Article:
TIRANA, August 20
Differently from the domestic outdated vision for hydropower projects on the Vjosa River, the United Nations Food and Agriculture Organization (FAO) highlights the need for sustainable management and development in and around the river of international importance. Given the status of Vjosa as one of the rare remaining natural flow regimes in Europe, FAO highlights the need for new management approaches with a focus on sustainability when it comes to natural resources.
According to a recent publication, FAO started a new project for the effective and improved management of Vjosa Valley’s natural resources, which will support farmers and authorities through sustainable development in the green economy and help achieve the Sustainable Development Goal (SDG) 15 (life on land) and SDG 13 (climate action).
Moreover, the project that is financed by the SDG Acceleration Fund with contributions by the Government of Norway will support agro-tourism and sustainable production and consumption in target areas.
Therefore, traditional local, organic, and geographical indications products will be identified and promoted through Climate-smart agriculture and Integrated Pest Management interventions, depending on the pandemic situation in Albania.
“Besides the above-mentioned activities, FAO will also collaborate with other United Nations agencies, under the lead of the United Nations Development Programme,” said Raimund Jehle, FAO Representative in Albania. “These will support the environment and climate-friendly initiatives in agrobiodiversity and rural tourism in Vjosa Valley-Zagori, among others, through knowledge sharing with similar successful initiatives implemented from other areas of Albania.”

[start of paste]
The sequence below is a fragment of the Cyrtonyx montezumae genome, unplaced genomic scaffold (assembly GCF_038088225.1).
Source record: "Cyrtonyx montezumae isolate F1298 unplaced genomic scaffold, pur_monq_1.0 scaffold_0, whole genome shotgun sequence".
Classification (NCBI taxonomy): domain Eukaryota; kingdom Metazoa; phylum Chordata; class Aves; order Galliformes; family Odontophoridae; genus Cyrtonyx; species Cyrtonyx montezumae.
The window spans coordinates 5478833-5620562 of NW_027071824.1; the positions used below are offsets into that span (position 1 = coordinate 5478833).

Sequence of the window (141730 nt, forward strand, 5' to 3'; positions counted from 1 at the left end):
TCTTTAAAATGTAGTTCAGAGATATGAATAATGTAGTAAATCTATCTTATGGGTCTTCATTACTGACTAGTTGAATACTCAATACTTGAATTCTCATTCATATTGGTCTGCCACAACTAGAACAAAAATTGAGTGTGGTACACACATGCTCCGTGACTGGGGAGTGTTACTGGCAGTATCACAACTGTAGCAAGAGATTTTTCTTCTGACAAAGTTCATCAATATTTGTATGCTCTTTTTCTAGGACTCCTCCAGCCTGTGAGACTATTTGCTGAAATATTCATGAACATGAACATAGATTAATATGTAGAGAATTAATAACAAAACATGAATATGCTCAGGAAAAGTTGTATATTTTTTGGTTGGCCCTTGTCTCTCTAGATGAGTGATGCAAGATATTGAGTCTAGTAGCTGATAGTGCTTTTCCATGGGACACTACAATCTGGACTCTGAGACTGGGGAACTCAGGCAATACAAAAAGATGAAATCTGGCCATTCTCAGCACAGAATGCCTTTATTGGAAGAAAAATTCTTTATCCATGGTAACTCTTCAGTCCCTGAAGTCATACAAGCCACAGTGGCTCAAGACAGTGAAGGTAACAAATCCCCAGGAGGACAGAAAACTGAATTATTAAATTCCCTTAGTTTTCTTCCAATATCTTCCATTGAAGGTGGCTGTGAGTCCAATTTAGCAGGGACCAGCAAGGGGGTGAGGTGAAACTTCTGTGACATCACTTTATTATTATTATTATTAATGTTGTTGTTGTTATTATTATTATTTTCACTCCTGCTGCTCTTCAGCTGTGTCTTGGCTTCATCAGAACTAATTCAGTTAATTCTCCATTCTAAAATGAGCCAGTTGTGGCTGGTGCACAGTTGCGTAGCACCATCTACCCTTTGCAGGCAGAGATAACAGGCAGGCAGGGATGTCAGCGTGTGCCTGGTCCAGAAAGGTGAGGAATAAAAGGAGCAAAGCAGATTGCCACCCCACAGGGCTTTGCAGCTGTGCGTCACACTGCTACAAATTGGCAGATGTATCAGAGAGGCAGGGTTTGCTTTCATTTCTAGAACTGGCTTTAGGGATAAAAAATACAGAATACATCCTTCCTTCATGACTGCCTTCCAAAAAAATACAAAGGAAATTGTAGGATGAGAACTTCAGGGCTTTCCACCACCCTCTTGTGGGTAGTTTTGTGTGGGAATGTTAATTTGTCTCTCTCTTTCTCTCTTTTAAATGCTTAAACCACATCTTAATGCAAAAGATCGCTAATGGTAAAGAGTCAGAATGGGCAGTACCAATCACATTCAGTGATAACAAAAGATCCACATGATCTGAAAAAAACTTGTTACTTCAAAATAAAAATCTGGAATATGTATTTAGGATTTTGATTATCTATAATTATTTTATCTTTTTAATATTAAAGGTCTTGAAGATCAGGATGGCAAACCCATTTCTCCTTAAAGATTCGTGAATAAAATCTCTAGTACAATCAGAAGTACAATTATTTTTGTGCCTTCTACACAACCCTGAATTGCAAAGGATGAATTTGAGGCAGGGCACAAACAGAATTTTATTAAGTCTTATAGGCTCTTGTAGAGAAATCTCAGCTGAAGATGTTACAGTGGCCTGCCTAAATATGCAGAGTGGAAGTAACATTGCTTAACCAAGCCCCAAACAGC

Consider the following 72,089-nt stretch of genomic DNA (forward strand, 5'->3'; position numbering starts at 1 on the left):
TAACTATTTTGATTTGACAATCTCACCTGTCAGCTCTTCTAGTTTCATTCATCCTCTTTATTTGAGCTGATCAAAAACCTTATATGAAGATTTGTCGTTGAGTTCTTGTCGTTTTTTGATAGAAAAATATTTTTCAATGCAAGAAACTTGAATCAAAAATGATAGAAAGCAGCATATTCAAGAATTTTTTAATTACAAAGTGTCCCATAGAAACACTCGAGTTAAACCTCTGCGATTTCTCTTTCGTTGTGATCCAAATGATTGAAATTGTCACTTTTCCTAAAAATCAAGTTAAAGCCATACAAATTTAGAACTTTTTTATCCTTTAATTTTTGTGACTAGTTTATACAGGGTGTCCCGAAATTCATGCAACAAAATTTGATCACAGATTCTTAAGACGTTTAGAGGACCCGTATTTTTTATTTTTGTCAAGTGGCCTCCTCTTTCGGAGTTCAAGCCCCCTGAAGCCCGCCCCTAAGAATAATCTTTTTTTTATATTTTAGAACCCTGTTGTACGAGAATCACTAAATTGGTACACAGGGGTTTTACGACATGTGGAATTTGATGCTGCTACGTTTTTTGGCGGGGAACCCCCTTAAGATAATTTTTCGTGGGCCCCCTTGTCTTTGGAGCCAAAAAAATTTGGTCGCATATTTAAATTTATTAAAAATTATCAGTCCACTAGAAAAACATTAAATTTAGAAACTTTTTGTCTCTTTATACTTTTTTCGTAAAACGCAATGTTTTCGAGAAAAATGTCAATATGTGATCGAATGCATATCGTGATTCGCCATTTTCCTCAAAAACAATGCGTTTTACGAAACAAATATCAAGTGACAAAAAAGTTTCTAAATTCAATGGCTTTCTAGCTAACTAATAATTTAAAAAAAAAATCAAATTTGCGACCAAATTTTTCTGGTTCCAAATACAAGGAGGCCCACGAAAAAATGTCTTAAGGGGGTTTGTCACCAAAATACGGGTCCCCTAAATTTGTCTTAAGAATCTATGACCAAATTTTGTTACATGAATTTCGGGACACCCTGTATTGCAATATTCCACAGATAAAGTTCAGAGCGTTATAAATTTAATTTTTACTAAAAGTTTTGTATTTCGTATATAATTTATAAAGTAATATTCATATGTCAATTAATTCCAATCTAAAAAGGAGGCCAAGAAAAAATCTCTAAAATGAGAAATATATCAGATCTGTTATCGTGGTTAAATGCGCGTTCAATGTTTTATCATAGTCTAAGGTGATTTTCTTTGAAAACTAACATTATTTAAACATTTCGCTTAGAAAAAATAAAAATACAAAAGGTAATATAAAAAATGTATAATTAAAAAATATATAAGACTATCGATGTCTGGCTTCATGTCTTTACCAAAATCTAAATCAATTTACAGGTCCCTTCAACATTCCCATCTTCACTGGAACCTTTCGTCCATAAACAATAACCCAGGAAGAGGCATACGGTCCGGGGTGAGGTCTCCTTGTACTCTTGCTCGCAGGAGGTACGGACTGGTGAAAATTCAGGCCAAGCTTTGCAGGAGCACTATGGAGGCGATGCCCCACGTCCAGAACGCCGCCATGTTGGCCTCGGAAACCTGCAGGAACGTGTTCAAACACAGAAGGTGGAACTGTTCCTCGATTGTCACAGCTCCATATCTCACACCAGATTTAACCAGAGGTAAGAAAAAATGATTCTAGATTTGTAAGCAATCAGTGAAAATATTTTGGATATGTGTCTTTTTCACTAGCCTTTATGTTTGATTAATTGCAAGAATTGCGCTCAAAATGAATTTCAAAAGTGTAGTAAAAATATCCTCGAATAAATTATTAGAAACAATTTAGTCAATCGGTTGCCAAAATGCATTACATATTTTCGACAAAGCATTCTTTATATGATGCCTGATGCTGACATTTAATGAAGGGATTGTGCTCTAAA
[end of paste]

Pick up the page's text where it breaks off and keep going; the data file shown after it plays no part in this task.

Stances on HHP Projects on Vjosa River
Vjosa, also considered the Blue Heart of Europe runs free along its 270km and all its tributary rivers also run free, thus creating a unique water network in the entire continent. However, attempts for HPP projects (Pocem and Kalivac) pose a threat to the River. The projects have been opposed by local communities and by international scientists. The Bern Convention Standing Committee decided in December 2019 to keep the case against the Albanian government regarding the projected Pocem and Kalivac hydropower plants (HPP) on the Vjosa River open.
The case of Vjosa also got international attention when actor Leonardo DiCaprio raised his voice for the river on social media.
In the meantime, researchers in one of the most comprehensive studies of this kind on a river in the Mediterranean region were able to predict the consequences on energy production, ecosystems, and the Adriatic coast, if the sediments would be held back behind the planned Kalivac and Pocem dam walls. According to the survey, the Kalivac dam would trap five million tons of river sediments annually. This amount equals a queue of trucks from Tirana to London (250,000 trucks).
Further on, the HPPs would lower the level of underground water and drastic erosion of the Adriatic beaches near Vjosa’s mouth.
Read also: What About Climate Change Action in Albania?